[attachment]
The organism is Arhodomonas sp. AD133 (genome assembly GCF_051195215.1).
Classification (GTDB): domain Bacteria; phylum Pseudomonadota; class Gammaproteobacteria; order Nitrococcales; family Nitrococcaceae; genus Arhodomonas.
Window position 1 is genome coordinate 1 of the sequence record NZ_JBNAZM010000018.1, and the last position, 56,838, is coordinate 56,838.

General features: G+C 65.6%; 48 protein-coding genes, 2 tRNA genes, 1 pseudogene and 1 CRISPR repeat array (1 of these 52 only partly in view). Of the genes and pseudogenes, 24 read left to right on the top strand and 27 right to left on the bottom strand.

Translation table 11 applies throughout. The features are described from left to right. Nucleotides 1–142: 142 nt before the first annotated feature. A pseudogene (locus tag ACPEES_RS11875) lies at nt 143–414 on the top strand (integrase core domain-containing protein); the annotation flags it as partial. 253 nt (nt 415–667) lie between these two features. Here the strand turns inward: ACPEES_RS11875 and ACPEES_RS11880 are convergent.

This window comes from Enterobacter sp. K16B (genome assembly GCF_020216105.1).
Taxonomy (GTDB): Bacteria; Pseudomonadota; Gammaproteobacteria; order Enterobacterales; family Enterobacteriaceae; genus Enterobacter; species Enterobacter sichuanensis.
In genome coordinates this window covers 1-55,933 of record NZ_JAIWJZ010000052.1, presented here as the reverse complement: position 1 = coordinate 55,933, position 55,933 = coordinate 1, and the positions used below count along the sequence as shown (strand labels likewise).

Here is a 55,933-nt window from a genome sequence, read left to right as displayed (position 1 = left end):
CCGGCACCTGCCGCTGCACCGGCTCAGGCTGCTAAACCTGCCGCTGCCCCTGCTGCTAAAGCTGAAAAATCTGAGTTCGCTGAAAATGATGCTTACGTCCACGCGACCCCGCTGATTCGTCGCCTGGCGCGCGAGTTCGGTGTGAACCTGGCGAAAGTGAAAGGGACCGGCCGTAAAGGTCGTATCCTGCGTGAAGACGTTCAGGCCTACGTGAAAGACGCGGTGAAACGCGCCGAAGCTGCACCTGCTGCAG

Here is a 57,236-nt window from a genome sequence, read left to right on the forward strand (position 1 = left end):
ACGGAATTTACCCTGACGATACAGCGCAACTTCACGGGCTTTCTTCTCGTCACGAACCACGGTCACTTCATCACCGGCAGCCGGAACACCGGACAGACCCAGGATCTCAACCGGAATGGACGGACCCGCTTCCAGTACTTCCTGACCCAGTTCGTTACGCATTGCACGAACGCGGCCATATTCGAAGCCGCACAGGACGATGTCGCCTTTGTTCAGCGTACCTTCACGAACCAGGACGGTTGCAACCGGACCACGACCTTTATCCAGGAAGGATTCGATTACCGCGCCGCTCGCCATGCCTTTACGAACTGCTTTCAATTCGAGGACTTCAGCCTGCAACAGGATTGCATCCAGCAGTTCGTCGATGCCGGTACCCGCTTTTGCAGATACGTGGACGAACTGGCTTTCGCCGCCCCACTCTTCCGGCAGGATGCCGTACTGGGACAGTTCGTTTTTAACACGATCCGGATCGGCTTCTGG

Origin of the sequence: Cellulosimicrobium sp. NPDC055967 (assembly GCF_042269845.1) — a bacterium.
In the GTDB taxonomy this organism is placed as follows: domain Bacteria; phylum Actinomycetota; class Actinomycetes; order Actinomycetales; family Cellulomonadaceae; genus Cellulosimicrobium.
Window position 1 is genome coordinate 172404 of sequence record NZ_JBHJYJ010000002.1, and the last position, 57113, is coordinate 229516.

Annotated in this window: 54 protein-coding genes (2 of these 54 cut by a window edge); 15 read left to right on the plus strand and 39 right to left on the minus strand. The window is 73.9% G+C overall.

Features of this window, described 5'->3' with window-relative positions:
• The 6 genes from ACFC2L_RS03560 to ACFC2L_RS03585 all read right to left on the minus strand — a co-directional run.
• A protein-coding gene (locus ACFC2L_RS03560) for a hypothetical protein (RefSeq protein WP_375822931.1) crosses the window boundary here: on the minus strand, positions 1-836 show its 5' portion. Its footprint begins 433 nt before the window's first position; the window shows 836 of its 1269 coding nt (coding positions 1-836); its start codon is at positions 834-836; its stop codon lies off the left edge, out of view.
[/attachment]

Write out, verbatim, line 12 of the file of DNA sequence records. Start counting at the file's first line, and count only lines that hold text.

ACGGAATTTACCCTGACGATACAGCGCAACTTCACGGGCTTTCTTCTCGTCACGAACCACGGTCACTTCATCACCGGCAGCCGGAACACCGGACAGACCCAGGATCTCAACCGGAATGGACGGACCCGCTTCCAGTACTTCCTGACCCAGTTCGTTACGCATTGCACGAACGCGGCCATATTCGAAGCCGCACAGGACGATGTCGCCTTTGTTCAGCGTACCTTCACGAACCAGGACGGTTGCAACCGGACCACGACCTTTATCCAGGAAGGATTCGATTACCGCGCCGCTCGCCATGCCTTTACGAACTGCTTTCAATTCGAGGACTTCAGCCTGCAACAGGATTGCATCCAGCAGTTCGTCGATGCCGGTACCCGCTTTTGCAGATACGTGGACGAACTGGCTTTCGCCGCCCCACTCTTCCGGCAGGATGCCGTACTGGGACAGTTCGTTTTTAACACGATCCGGATCGGCTTCTGG